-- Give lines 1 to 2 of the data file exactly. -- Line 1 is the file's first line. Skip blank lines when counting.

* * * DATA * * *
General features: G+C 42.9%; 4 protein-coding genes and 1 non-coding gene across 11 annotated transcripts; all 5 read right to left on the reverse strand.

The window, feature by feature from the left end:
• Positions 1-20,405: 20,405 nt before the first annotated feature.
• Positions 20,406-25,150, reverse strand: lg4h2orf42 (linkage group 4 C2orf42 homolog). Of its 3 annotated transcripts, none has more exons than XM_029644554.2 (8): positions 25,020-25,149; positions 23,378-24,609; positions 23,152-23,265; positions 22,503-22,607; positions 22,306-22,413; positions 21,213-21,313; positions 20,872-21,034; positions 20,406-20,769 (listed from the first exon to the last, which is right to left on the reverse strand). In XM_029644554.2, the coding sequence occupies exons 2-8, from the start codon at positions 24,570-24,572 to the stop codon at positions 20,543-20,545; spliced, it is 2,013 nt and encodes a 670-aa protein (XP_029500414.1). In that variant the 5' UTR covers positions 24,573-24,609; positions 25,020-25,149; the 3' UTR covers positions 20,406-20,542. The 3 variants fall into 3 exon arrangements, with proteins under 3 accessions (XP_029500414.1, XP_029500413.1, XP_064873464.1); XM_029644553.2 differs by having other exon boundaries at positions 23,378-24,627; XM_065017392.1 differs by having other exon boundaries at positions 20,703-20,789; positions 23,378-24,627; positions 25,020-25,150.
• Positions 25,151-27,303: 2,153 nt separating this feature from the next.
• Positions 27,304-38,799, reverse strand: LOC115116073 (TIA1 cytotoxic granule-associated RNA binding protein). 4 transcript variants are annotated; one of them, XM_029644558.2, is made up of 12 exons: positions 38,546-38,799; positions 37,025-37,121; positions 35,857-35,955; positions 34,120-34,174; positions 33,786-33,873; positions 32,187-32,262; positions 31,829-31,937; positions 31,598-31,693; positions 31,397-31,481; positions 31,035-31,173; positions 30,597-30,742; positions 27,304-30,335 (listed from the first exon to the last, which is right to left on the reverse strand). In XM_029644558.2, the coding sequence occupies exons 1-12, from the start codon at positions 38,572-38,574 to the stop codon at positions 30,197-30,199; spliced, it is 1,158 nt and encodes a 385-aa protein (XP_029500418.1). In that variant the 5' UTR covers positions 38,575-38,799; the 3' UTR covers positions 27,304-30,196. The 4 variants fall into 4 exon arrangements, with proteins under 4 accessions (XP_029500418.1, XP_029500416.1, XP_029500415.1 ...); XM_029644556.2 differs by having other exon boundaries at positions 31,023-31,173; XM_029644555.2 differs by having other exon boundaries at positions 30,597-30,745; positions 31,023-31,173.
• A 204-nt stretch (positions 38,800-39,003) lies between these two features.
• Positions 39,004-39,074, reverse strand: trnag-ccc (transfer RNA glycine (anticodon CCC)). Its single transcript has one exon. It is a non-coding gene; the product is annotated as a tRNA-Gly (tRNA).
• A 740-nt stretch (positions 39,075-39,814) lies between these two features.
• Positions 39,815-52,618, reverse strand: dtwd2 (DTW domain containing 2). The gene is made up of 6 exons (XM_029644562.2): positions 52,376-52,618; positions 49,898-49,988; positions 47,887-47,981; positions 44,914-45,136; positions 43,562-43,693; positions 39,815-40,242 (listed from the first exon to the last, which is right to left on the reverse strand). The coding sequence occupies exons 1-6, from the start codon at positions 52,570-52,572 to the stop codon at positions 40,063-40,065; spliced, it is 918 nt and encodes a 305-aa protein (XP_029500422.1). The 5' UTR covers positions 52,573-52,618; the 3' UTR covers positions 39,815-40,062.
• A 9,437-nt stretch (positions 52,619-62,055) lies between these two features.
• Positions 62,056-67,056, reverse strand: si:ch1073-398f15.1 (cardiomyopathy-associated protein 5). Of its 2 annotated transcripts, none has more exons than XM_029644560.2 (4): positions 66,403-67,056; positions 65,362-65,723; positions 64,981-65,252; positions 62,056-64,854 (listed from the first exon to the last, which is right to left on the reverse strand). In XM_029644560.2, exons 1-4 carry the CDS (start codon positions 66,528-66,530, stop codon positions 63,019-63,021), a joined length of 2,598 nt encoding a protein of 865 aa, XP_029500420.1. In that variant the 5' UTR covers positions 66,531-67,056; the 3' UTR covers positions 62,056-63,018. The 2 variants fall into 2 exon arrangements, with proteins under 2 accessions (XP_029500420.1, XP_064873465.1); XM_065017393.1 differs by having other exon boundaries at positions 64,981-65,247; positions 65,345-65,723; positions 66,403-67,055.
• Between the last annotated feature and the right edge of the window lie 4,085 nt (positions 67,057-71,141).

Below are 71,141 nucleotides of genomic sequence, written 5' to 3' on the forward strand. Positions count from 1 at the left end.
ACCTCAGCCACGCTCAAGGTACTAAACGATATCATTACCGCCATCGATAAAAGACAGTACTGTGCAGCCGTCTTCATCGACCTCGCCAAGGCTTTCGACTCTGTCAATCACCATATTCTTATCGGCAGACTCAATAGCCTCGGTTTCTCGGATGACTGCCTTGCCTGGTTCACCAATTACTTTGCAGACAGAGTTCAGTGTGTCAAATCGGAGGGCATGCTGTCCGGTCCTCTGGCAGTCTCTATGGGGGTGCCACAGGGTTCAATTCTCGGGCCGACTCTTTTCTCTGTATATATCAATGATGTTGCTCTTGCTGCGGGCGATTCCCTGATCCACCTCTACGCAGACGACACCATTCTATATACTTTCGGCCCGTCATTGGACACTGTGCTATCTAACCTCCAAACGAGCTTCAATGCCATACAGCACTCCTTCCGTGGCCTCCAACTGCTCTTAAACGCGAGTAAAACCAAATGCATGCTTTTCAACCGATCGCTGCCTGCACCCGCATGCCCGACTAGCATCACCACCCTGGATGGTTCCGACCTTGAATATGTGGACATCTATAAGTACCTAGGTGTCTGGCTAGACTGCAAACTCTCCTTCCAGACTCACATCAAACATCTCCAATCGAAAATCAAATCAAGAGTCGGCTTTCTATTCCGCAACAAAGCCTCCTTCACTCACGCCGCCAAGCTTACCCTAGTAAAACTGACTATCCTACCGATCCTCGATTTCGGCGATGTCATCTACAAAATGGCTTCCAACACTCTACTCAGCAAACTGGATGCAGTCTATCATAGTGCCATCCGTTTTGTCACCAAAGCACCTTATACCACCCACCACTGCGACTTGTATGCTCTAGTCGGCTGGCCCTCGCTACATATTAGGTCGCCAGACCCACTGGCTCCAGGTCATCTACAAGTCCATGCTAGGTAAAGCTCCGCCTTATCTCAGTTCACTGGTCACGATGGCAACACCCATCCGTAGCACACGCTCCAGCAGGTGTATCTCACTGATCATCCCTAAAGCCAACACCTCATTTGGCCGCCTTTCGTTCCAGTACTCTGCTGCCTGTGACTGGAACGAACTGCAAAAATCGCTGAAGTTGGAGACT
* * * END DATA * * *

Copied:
General features: G+C 42.9%; 4 protein-coding genes and 1 non-coding gene across 11 annotated transcripts; all 5 read right to left on the reverse strand.

The window, feature by feature from the left end: